We must remember that Democrats are not like normal people. In their world, Barack Obama is a brilliant, inspiring speaker and Joe Biden should be trusted with scissors.
It is within this context that someone like Hillary Clinton, a canker sore of a public figure, is considered a natural, even inevitable, leader. Notwithstanding Mrs. Clinton’s recent email fiasco — true to form, it combines Tsarist arrogance with her usual, Exorcist-style projectile vomit of lies — one expects she will run for president. It is her nature.
What would she do with herself if she weren’t attempting to run your life? No matter your background, you have always known such people. They are the hall monitors, the student council scolds, the homeowners’ association snoops. They cannot imagine you could make do without them, and they are fearful to let you try. Mrs. Clinton has to run. She owes you that much.
There are, certainly, other prominent Democrats contemplating a bid for the presidency. Copious press photos of former Maryland Governor Martin O’Malley playing guitar in sleeveless t-shirts suggest he aspires to high office. The absurd Elizabeth Warren is often mentioned, having advanced her career by claiming Cherokee heritage, despite her blonde-haired, blue-eyed visage giving her the distinct appearance of one of the Village of the Damned kids all grown up and granted tenure at Harvard.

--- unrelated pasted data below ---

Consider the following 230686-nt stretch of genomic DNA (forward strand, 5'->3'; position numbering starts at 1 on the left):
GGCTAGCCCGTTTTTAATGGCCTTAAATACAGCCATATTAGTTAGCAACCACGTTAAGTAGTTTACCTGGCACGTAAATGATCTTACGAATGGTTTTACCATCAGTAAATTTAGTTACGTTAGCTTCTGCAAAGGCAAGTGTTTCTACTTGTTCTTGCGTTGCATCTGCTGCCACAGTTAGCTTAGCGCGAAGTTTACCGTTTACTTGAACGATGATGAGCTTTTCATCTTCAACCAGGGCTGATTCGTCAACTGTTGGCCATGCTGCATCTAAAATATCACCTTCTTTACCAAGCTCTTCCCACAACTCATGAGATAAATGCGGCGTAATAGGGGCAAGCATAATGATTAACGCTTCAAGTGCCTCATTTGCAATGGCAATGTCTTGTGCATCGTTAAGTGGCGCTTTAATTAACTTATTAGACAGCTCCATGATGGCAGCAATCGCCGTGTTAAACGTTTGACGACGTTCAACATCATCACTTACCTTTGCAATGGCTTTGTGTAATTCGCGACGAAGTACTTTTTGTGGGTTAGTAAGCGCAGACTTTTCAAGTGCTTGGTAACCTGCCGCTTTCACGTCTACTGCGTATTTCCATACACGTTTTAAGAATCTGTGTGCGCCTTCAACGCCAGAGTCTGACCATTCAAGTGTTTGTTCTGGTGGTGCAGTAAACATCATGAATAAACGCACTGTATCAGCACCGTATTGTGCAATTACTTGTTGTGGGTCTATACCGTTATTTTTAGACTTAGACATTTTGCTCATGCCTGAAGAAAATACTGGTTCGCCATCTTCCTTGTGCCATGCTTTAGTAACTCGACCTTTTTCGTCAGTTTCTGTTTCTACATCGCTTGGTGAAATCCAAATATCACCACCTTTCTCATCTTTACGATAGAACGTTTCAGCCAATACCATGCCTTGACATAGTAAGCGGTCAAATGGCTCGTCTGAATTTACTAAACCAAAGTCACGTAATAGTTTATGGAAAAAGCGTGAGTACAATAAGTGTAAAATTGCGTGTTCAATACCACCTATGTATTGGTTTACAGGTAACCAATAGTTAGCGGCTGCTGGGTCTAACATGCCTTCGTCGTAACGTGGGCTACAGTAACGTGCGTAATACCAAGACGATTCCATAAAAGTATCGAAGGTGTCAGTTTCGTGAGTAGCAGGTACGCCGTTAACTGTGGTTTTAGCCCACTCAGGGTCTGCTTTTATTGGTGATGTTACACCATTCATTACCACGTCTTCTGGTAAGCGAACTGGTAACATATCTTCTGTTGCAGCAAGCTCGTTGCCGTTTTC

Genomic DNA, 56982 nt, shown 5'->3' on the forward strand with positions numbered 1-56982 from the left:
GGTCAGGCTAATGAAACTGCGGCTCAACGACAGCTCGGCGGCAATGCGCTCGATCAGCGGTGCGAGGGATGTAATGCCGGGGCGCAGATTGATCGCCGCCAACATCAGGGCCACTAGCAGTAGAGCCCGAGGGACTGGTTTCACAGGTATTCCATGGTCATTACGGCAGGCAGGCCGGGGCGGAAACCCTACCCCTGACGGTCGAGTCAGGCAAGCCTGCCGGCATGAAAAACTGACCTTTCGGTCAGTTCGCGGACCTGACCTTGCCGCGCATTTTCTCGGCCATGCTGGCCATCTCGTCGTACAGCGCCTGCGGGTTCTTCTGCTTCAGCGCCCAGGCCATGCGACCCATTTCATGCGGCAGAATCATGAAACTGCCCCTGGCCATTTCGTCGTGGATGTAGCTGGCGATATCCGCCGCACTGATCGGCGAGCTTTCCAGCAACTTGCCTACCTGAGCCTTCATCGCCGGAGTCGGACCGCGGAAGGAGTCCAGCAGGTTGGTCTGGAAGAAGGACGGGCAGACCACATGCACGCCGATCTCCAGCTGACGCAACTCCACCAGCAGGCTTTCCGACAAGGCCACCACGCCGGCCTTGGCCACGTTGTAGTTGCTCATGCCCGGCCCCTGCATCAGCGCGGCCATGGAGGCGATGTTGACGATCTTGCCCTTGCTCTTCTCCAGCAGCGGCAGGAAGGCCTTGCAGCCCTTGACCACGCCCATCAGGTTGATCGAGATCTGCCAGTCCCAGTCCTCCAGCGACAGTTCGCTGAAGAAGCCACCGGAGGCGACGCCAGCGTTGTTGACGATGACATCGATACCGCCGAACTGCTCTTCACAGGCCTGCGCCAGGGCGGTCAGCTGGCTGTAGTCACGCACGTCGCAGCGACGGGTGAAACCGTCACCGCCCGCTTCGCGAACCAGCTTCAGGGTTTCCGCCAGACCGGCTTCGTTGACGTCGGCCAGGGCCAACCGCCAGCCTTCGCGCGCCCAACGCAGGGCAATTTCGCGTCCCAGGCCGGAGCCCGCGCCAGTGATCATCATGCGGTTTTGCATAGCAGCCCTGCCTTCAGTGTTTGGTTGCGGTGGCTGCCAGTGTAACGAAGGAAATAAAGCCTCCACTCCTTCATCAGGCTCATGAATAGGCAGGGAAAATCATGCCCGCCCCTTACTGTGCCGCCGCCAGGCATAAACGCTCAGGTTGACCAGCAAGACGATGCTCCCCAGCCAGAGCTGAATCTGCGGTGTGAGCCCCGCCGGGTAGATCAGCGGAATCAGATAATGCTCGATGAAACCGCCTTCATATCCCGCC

Meanwhile, somewhere, New York Governor Andrew Cuomo searches the skies like Prince Humperdinck tracking a falcon on a cloudy day, hoping for a sign that his time has come.
The upshot is the Democratic nominee for president will almost certainly be one of four people — and Mrs. Clinton counts for three of them.
On the Republican side, in this contest and in life, some measure of practicality is appropriate. News outlets plaster exponential Brady Bunch photo grids across the screen, suggesting any one of dozens of candidates could capture the GOP nomination. Whether this is undertaken sincerely or simply as fodder for panelists, it is monumental silly-bears. One need not go so far as to predict a winner at this early stage (although this column would be unsurprised to see Wisconsin Governor Scott Walker inviting Marco Rubio or Jeb Bush to join him on the ticket next year), but it insults intelligence and beggars belief to suggest that so many pretenders are credible.
Like Cliff Clavin naming three people who have never been in his kitchen, this list is nowhere near comprehensive. Herewith, however, is a primer on Republicans who won’t be president:
Ben Carson — A respected neurosurgeon, a reliable proponent of limited government, and an inspiring personification of self-made success, Dr. Carson has a better chance of being elected pope than president. Besides that the American people plainly do not consider the modern presidency an entry-level political position (Eisenhower was given course credit for liberating Europe), Carson lacks the experienced touch and sprawling infrastructure a plausible run requires. He is a good man without a hope.
Carly Fiorina — While she would never admit it, the former Hewlett-Packard CEO must know she is running for vice president. Besides the neophyte knocks applied to Carson, above, Fiorina is not nearly so charming as her supporters seem to think. Her angry woman routine, plainly conceived to show the eventual GOP nominee how well she stacks up against Hillary Clinton, is of limited appeal. Beyond this, her tenure at HP was not an unalloyed success and her unsuccessful run for a Senate seat in California does little to recommend her for the national campaign.